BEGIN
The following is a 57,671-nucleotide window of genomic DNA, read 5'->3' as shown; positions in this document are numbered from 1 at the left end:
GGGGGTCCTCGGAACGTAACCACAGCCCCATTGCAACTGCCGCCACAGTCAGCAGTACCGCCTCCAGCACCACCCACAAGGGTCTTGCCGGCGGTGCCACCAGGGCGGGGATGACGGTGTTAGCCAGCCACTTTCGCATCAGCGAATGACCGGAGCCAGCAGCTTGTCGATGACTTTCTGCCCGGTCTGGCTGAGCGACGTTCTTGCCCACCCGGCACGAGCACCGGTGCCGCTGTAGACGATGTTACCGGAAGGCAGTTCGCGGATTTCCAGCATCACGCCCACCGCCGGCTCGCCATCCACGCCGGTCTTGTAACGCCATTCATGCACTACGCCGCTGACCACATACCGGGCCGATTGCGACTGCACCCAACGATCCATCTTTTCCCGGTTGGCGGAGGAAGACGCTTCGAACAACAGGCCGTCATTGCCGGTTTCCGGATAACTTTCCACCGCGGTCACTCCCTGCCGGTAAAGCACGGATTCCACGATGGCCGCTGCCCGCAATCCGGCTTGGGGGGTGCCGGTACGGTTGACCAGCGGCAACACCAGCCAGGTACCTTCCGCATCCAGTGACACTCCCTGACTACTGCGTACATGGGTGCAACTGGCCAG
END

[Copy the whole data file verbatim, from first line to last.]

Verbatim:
The following is a 57,671-nucleotide window of genomic DNA, read 5'->3' as shown; positions in this document are numbered from 1 at the left end:
GGGGGTCCTCGGAACGTAACCACAGCCCCATTGCAACTGCCGCCACAGTCAGCAGTACCGCCTCCAGCACCACCCACAAGGGTCTTGCCGGCGGTGCCACCAGGGCGGGGATGACGGTGTTAGCCAGCCACTTTCGCATCAGCGAATGACCGGAGCCAGCAGCTTGTCGATGACTTTCTGCCCGGTCTGGCTGAGCGACGTTCTTGCCCACCCGGCACGAGCACCGGTGCCGCTGTAGACGATGTTACCGGAAGGCAGTTCGCGGATTTCCAGCATCACGCCCACCGCCGGCTCGCCATCCACGCCGGTCTTGTAACGCCATTCATGCACTACGCCGCTGACCACATACCGGGCCGATTGCGACTGCACCCAACGATCCATCTTTTCCCGGTTGGCGGAGGAAGACGCTTCGAACAACAGGCCGTCATTGCCGGTTTCCGGATAACTTTCCACCGCGGTCACTCCCTGCCGGTAAAGCACGGATTCCACGATGGCCGCTGCCCGCAATCCGGCTTGGGGGGTGCCGGTACGGTTGACCAGCGGCAACACCAGCCAGGTACCTTCCGCATCCAGTGACACTCCCTGACTACTGCGTACATGGGTGCAACTGGCCAG